High court eminent domain ruling spurs local worries: Business Journal of Phoenix (AZ), 7/3/05

The U.S. Supreme Court's ruling last week backing up government eminent domain powers in redevelopment cases has Arizona property rights advocates distressed such powers will run amuck to the determent of homeowners and small businesses.

The court decision in a Connecticut property case could help regional redevelopment efforts by taking the federal courts out of the picture for those appealing eminent domain moves.

Greater eminent domain powers could help government entities acquire parcels for Arizona State University's downtown campus, the Tempe Marketplace shopping center and revitalization efforts in south Scottsdale, downtown Glendale and along Grand Avenue in west Phoenix.

That worries property rights supporters in the political and legal realms.

"The decision has put wind in the sails of redevelopment-minded cities and developers who would get into bed with those cities," said Steve Hirsch, a condemnation expert and attorney in Bryan Cave's Phoenix office.

Hirsch said he could see the city of Tempe attempting to use wider eminent domain powers in efforts to acquire parcels for the development of the 1.3-million-square-foot Tempe Marketplace shopping center slated to be built by Vestar Development.

That center is expected to be home to a number of big-box stores (Target, Barnes & Noble, Best Buy) as well as a Harkins Theatres movie complex, but some property owners on the site do not want to sell to the city and developer.

The city of Phoenix also is expected to use eminent domain powers to purchase downtown parcels for an expansion of ASU's downtown campus.

Greater eminent domain and government- taking powers also could help in Phoenix Mayor Phil Gordon's program to redevelop a corridor between the state Capitol and ASU's Tempe campus.

Local property-rights experts point out that the state constitution limits eminent domain powers to public projects, not private ones. That provision played out in the city of Mesa's failed attempt to forcibly acquire a small brake shop and turn the site over for an Ace Hardware store.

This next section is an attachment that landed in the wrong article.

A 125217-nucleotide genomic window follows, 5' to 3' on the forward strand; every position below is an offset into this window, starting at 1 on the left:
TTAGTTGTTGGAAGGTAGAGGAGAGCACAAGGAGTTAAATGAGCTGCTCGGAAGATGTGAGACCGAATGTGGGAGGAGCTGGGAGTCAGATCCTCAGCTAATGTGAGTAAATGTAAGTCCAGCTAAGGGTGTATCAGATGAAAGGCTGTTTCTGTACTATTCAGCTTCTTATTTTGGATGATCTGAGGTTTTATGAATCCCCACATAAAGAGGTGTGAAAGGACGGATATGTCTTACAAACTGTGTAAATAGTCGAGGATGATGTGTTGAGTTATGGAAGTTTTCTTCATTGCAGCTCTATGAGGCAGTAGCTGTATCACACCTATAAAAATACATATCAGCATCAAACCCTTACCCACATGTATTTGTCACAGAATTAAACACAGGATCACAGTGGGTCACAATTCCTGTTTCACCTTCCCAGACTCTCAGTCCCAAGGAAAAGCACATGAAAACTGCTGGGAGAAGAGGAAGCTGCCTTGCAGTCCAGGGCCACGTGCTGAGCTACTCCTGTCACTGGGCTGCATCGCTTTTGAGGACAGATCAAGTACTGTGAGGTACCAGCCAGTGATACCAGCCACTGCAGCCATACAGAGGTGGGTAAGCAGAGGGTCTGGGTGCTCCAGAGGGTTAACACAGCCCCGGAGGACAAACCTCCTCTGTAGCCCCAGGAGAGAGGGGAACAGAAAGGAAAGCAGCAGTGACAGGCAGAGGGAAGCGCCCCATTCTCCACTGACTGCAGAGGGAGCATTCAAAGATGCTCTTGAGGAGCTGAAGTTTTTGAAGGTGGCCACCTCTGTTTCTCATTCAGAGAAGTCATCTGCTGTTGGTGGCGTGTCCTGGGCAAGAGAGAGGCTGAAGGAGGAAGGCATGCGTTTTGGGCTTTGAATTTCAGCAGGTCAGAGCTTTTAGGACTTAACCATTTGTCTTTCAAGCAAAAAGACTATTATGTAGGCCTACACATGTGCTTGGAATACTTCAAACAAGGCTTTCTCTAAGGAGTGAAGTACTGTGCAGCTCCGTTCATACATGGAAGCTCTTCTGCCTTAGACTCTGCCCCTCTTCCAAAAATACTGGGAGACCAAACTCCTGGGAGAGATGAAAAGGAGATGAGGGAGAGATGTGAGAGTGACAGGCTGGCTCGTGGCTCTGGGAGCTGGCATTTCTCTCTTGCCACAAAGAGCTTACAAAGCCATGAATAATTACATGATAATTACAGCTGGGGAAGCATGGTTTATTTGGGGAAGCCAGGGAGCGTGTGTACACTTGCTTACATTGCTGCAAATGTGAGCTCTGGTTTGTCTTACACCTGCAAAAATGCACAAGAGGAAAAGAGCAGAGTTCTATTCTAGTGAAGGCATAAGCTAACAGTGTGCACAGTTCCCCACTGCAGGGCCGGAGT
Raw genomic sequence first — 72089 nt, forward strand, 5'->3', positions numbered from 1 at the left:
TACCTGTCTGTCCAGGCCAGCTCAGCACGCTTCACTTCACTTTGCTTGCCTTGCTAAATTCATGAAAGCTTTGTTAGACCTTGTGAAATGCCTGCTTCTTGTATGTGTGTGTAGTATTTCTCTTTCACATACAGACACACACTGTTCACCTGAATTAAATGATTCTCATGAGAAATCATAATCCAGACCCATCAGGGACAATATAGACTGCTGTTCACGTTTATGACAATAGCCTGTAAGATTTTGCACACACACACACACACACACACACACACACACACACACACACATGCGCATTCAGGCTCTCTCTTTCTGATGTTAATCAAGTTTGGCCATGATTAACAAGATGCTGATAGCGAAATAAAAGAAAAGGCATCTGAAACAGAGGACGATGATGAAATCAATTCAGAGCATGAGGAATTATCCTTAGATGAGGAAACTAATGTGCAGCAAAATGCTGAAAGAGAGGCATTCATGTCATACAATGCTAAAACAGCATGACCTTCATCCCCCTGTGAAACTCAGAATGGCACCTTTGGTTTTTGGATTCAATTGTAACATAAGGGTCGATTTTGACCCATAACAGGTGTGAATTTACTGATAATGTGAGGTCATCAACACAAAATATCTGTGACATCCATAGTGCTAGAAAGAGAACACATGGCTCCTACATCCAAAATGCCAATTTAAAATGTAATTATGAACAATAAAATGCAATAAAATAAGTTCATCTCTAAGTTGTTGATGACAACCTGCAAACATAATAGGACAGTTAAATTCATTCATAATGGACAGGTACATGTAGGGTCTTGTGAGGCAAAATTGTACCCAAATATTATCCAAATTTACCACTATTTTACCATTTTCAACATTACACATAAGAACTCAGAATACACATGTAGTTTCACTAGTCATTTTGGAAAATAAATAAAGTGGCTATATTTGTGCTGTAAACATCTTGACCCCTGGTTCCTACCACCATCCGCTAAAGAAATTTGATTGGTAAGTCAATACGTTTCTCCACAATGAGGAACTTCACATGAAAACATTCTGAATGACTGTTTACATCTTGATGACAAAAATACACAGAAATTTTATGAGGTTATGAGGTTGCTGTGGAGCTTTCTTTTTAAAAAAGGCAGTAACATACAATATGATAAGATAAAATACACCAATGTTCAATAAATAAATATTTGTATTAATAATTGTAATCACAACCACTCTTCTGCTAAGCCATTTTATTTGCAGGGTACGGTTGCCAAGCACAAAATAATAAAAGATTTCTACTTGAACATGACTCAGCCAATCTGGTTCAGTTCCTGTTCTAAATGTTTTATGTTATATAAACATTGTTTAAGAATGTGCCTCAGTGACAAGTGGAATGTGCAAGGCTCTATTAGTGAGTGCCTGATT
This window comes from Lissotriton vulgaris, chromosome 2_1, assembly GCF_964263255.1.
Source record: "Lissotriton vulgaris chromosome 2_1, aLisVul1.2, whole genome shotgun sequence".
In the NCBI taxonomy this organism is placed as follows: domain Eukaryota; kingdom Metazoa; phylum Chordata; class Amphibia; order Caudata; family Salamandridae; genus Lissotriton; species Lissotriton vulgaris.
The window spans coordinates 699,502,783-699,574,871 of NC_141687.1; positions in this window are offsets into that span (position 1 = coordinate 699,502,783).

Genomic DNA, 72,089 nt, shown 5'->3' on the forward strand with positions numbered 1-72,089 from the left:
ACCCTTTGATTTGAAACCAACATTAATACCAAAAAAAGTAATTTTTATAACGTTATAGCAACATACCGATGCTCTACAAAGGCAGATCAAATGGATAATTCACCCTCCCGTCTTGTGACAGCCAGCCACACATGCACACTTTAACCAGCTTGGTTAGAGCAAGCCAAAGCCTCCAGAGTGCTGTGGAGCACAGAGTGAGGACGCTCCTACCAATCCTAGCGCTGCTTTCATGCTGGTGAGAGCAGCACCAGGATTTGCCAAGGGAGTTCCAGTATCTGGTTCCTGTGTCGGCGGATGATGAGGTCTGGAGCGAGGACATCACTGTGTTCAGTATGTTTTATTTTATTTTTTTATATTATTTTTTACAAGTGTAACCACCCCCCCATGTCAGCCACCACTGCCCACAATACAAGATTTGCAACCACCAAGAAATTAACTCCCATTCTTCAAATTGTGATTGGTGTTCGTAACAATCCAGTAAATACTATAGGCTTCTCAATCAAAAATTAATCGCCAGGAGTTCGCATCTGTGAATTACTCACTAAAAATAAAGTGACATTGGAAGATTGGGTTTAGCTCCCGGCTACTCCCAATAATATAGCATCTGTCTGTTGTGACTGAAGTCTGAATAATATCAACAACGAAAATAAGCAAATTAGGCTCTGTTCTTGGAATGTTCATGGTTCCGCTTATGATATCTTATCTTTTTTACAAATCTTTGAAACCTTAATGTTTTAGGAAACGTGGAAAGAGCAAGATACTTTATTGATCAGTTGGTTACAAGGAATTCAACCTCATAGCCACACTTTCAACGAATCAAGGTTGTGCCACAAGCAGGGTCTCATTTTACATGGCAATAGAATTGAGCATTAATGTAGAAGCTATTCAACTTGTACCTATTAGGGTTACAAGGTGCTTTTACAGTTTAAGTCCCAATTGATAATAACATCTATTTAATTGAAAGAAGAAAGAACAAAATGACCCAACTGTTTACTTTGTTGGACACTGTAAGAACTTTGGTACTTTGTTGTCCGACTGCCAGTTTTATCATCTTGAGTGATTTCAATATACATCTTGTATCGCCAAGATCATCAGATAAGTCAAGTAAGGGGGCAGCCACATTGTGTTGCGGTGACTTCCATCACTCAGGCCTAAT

"Before the central-planning crowd in Arizona gets too excited about a new tool in their toolbox, they should be reminded that Arizona's founders were far too smart to leave property rights to the federal government." said Steve Voeller, president the Arizona Free Enterprise Club, a conservative advocacy group. "The Arizona Constitution provides us added protection."

Hirsch said he also believes the Mesa case involving Bailey's Brake Shop will protect state property owners from government takings for private developments.

Jay Kaprosy, vice president of the Greater Phoenix Chamber of Commerce, said his business group received a number of calls from small businesses worried about government property powers.

Kaprosy expects to see tightening of eminent domain powers by the Republican-dominated state Legislature next year.

"The decision does not preclude states from placing further restrictions on eminent domain, and it appears likely that the Legislature will take action to clarify Arizona's policies," Kaprosy said.

That could include legislation or a ballot question.

Economic developers and redevelopment supporters welcomed the decision, hoping it will help clear up future eminent domain disputes that may hamstring key projects.

"I feel that the judicious use of condemnation for redevelopment purposes does make sense as an important tool, but past abuses have led to a backlash in Arizona against this," said Scottsdale Economic Vitality Manager David Roderique.

Roderique said he does not expect to see widespread use of eminent domain in Arizona, even after the Supreme Court decision. He also worries that cities lack a comprehensive set of tools to encourage in-fill development or new projects and that it remains easier to build in outlying suburbs with undeveloped land.

John Bowers, director of the Arizona Association for Economic Development, defended eminent domain, saying that without it, key projects won't get built.

"Without the leverage afforded by eminent domain, the last parcels needed for any large projects requiring land assembly will have infinite value, and those projects just won't happen," said Bowers.

The Connecticut case, Kelo v. New London, involved government efforts to forcibly acquire residential properties and turn the land over to pharmaceutical giant Pfizer for a research facility. Pfizer is paying a $1 a year lease on the parcel, and some of the displaced homeowners have lived in the impacted homes for decades.

The court decided by a 5-4 decision that the economic benefit of the Pfizer project is a worthy reason for eminent domain. Conservatives on the court, as well as Justice Sandra Day O'Connor, dissented, arguing the ruling erodes private property rights and the less-influential will get pushed aside in the name of redevelopment.

Raymond Hunter, a partner with the Phoenix law firm Galbut & Hunter, said the Connecticut ruling means that local eminent domain cases will be fought out here in Arizona.

"Local ordinances will continue to apply to local decisions. Local governments are free, if they wish, to make eminent domain more stringent than the 5th Amendment requires," said Hunter. "Thus, eminent domain disputes will continue to be fought and resolved at the state and local level."

Business Journal of Phoenix: http://phoenix.bizjournals.com/phoenix